and and something worse than all as I have been from my cradle. I may use the word, for the alley and the gutter were mine, as they will be my death-bed.
I pity you! said Rose, in a broken voice. It wrings my heart to hear you!
Heaven bless you for your goodness! rejoined the girl. If you knew what I am sometimes, you would pity me, indeed. But I have stolen away from those who would surely murder me, if they knew I had been here, to tell you what I have overheard. Do you know a man named Monks?
No, said Rose.
He knows you, replied the girl; and knew you were here, for it was by hearing him tell the place that I found you out.
I never heard the name, said Rose.
Then he goes by some other amongst us, rejoined the girl, which I more than thought before. Some time ago, and soon after Oliver was put into your house on the night of the robbery, I suspecting this man listened to a conversation held between him and Fagin in the dark. I found out, from what I heard, that Monks the man I asked you about, you know
Yes, said Rose, I understand.
That Monks, pursued the girl, had seen him accidentally with two of our boys on the day we first lost him, and had known him directly to be the same child that he was watching for, though I couldn't make out why. A bargain was struck with Fagin, that if Oliver was got back he should have a certain sum; and he was to have more for making him a thief, which this Monks wanted for some purpose of his own.
For what purpose? asked Rose.
He caught sight of my shadow on the wall as I listened, in the hope of finding out, said the girl; and there are not many people besides me that could have got out of their way in time to escape discovery. But I did; and I saw him no more till last night.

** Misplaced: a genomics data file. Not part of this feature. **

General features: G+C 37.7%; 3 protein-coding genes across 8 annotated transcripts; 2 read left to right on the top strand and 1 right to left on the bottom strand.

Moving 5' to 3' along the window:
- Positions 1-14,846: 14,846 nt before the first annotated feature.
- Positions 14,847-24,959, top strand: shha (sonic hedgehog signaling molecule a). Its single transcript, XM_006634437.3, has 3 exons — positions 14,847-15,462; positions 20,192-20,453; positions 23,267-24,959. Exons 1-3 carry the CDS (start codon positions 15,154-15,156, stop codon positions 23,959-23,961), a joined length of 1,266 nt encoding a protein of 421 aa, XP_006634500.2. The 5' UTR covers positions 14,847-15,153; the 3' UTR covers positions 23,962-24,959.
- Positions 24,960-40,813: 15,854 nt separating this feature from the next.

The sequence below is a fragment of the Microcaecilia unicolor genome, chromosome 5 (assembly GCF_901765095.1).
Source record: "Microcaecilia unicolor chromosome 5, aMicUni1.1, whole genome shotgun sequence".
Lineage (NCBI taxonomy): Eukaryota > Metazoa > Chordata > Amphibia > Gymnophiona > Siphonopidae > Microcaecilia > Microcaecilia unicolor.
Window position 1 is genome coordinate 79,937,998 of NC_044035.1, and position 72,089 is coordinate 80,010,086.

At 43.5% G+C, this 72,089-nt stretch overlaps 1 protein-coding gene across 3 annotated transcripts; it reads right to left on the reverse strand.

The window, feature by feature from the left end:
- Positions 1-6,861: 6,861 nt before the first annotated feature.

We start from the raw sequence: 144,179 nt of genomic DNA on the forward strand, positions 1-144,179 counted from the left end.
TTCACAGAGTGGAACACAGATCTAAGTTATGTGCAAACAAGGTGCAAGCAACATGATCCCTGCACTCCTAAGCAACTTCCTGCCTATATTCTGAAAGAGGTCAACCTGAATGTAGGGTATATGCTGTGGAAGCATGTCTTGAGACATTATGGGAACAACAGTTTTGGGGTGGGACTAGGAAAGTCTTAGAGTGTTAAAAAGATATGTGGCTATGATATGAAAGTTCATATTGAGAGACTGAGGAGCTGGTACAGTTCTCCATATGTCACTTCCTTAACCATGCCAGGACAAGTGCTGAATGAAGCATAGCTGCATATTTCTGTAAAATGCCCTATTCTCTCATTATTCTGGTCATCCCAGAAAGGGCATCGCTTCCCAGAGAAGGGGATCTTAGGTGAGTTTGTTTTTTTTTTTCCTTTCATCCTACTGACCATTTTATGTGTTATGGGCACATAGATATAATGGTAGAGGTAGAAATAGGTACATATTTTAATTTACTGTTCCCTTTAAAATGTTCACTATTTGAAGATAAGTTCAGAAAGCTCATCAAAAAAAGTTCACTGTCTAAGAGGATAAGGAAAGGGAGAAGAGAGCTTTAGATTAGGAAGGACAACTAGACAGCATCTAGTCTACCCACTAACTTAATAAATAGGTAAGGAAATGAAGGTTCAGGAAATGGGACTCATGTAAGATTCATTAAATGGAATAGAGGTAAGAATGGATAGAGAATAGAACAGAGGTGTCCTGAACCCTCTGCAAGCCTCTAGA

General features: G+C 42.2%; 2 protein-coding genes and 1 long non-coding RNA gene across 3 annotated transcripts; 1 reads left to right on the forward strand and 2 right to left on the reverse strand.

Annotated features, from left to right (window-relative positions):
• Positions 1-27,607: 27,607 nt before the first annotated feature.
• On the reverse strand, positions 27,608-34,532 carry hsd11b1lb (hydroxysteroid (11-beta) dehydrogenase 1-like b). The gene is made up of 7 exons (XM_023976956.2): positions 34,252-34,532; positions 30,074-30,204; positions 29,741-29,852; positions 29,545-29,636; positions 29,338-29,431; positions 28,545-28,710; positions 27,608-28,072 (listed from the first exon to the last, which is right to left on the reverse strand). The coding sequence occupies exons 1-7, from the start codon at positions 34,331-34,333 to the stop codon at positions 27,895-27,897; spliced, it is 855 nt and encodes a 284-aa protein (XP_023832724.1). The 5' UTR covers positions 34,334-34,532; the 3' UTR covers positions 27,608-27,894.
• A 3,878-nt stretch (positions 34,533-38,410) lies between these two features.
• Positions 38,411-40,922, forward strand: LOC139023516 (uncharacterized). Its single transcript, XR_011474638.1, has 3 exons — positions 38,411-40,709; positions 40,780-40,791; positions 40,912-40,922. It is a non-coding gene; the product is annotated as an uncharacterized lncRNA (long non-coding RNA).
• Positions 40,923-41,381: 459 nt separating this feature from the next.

And what occurred then?
I'll tell you, lady. Last night he came again. Again they went up stairs, and I, wrapping myself up so that my shadow should not betray me, again listened at the door. The first words I heard Monks say were these: 'So the only proofs of the boy's identity lie at the bottom of the river, and the old hag that received them from the mother is rotting in her coffin.' They laughed, and talked of his success in doing this; and Monks, talking on about the boy, and getting very wild, said that though he had got the young devil's money safely now, he'd rather have had it the other way; for, what a game it would have been to have brought down the boast of the father's will, by driving him through every jail in town, and then hauling him up for some capital felony which Fagin could easily manage, after having made a good profit on him besides.
What is all this! said Rose.
The truth, lady, though it comes from my lips, replied the girl. Then, he said, with oaths common enough in my ears, but strange to yours, that if he could gratify his hatred by taking the boy's life without bringing his own neck in danger, he would; but, as he couldn't, he'd be upon the watch to meet him at every turn in life; and if he took advantage of his birth and history, he might harm him yet. 'In short, Fagin,' he says, 'Jew as you are, you never laid such snares as I'll contrive for my young brother, Oliver.'
His brother! exclaimed Rose.
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